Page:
Tensions between Azerbaijan-Armenia Escalate Again: Imperialism Lurks Behind
Will the Nagorno-Karabakh War between Azerbaijan and Armenia in the autumn of 2020 rise from the ashes? Recent developments between the two countries bring this question to the agenda again.
Tension between the two countries escalated in early July after Azerbaijan closed the Lachin Corridor, using as an excuse the detection of smuggled goods being transported from Armenia to Azerbaijan by vehicles belonging to the International Committee of the Red Cross (ICRC). Armenia stated that Azerbaijan had imposed restrictions on passage through the corridor since last December, and therefore the Armenian population living in the Karabakh region was experiencing serious difficulties in supplying food and medicine.
It is not possible to measure the extent of the problems experienced while the Aliyev regime completely closes the region to the press and isolates it from the world. However, the news reflected in the press brought to the agenda that 120,000 Armenians living in Karabakh had problems accessing the most basic foodstuffs, bread was rationed, vehicles to distribute food could not be operated due to fuel shortages, and people had to walk for kilometers to get into the bread queues.
The lack of any action other than weak calls from the imperialist countries (so-called as the "international community") encourages the Aliyev regime to tighten its blockade on Nagorno-Karabakh. The energy crisis that started after the invasion of Ukraine led EU countries to cooperate more with Aliyev. Naturally, no one wants to go against the regime and spend the winter in the cold.
Armenia, on the other hand, continues to accuse Russia, which is obliged to guarantee the passage through the Lachin corridor in accordance with the agreement reached in 2020, of not fulfilling its commitment.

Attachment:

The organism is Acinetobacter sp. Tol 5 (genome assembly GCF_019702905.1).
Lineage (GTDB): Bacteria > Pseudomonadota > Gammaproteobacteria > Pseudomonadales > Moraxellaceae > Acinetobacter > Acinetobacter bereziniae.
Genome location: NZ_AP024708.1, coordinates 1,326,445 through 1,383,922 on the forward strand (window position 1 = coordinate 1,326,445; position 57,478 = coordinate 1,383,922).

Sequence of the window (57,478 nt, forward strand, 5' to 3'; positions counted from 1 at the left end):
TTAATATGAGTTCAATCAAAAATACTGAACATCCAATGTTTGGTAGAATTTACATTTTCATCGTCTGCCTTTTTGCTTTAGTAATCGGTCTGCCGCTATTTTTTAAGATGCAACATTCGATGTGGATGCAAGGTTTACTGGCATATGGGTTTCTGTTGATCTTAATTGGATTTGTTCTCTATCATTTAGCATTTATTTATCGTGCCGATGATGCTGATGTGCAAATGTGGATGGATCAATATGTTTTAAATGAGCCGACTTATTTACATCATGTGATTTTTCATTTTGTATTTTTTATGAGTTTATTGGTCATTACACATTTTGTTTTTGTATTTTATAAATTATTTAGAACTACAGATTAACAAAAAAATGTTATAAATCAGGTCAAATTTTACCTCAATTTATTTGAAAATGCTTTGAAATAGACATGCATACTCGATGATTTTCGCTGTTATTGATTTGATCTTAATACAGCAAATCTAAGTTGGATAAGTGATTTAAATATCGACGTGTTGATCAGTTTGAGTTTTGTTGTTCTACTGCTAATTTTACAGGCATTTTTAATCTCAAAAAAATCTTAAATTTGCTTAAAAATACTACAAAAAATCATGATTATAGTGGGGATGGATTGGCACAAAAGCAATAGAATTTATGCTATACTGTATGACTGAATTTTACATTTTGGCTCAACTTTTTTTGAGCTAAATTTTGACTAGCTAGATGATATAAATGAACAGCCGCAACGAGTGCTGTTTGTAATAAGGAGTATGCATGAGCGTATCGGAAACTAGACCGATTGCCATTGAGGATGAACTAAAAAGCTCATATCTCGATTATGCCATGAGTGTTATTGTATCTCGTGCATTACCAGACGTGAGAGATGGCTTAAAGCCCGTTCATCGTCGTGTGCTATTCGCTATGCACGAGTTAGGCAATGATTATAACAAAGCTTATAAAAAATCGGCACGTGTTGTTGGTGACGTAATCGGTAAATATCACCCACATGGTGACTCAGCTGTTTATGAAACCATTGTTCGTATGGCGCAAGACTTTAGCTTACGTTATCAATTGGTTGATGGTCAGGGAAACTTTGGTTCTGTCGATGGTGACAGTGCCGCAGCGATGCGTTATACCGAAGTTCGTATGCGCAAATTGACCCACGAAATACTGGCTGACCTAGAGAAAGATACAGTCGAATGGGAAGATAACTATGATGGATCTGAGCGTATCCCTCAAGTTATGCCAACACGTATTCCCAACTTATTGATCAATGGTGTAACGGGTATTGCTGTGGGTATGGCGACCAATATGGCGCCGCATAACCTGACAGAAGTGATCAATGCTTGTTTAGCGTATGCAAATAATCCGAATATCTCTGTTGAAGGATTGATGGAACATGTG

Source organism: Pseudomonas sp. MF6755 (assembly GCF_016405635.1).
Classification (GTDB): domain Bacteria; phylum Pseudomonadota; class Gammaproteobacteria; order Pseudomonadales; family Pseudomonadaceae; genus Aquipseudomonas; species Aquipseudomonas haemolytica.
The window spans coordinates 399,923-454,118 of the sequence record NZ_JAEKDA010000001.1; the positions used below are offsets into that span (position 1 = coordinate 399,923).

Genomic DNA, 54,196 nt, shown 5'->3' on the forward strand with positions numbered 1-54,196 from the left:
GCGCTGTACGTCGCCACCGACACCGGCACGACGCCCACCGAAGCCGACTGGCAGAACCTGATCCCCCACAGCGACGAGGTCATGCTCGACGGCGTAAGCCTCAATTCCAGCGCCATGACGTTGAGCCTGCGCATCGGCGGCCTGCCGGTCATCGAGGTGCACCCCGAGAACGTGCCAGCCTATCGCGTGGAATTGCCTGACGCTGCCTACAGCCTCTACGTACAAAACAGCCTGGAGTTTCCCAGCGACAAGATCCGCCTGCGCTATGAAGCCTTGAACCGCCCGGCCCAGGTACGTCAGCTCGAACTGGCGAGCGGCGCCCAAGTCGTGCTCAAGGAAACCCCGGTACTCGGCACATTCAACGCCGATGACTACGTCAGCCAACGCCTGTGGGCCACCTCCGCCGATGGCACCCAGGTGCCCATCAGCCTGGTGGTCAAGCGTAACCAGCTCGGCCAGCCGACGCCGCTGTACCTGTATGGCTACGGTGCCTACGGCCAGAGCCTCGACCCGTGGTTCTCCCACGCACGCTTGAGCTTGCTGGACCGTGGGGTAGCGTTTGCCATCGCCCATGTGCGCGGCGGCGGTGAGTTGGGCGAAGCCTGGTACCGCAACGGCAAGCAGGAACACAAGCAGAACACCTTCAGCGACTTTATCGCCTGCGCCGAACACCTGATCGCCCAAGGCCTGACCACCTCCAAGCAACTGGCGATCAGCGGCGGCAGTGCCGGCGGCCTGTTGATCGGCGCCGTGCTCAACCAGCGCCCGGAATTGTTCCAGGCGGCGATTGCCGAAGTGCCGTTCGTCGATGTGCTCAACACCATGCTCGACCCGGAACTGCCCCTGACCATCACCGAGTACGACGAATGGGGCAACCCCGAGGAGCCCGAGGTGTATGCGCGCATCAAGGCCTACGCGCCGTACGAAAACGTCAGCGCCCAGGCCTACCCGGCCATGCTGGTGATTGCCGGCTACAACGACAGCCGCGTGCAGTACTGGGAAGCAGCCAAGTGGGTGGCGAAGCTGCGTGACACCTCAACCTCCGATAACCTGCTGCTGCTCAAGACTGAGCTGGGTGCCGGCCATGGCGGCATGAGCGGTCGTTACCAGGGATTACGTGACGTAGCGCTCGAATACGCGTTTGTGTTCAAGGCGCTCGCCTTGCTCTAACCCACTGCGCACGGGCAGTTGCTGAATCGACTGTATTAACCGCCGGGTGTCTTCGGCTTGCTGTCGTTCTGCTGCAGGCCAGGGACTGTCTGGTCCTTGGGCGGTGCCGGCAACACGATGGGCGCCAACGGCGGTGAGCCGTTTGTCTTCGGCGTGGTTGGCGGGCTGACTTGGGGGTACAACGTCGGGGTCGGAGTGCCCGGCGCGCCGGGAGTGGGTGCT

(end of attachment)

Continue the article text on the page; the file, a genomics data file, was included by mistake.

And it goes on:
In short, the last scenario is recurring. There are several reasons for this. Most importantly, there has been no change in this unique situation of the Caucasus, which has become an essential area of competition for the great imperialist powers for almost thirty years. After the invasion, Russia naturally focused all its attention on Ukraine. Moreover, the Putin regime is quite busy with its own internal troubles. Armenian Prime Minister Nikol Pashinyan also stated in an interview on September 3 that "the policy of solely relying on Russia to guarantee security was a strategic mistake." Last March, he threatened to withdraw from the Collective Security Treaty Organization, which was established under the leadership of Russia in 1992 and also announced that they had started discussions on security issues with their Western partners.
Pashinyan is trying to revive his relations with the West because Russia does not give them the necessary support. The first step was that Armenia initiated the process of accepting the Rome Statute, which regulates the establishment of the International Criminal Court (ICC) and opens the door to becoming a party to the court. As is known, the ICC issued an arrest warrant for Putin due to crimes committed during the invasion of Ukraine. At one point, Armenia's acceptance of the Rome Statute means recognizing the punishment given to Putin. Another development that angered the Putin administration was Pashinyan's wife Anna Hakobyan's visit to Kyiv within the scope of humanitarian aid activities. These developments were followed by the note Russia sent to Armenia.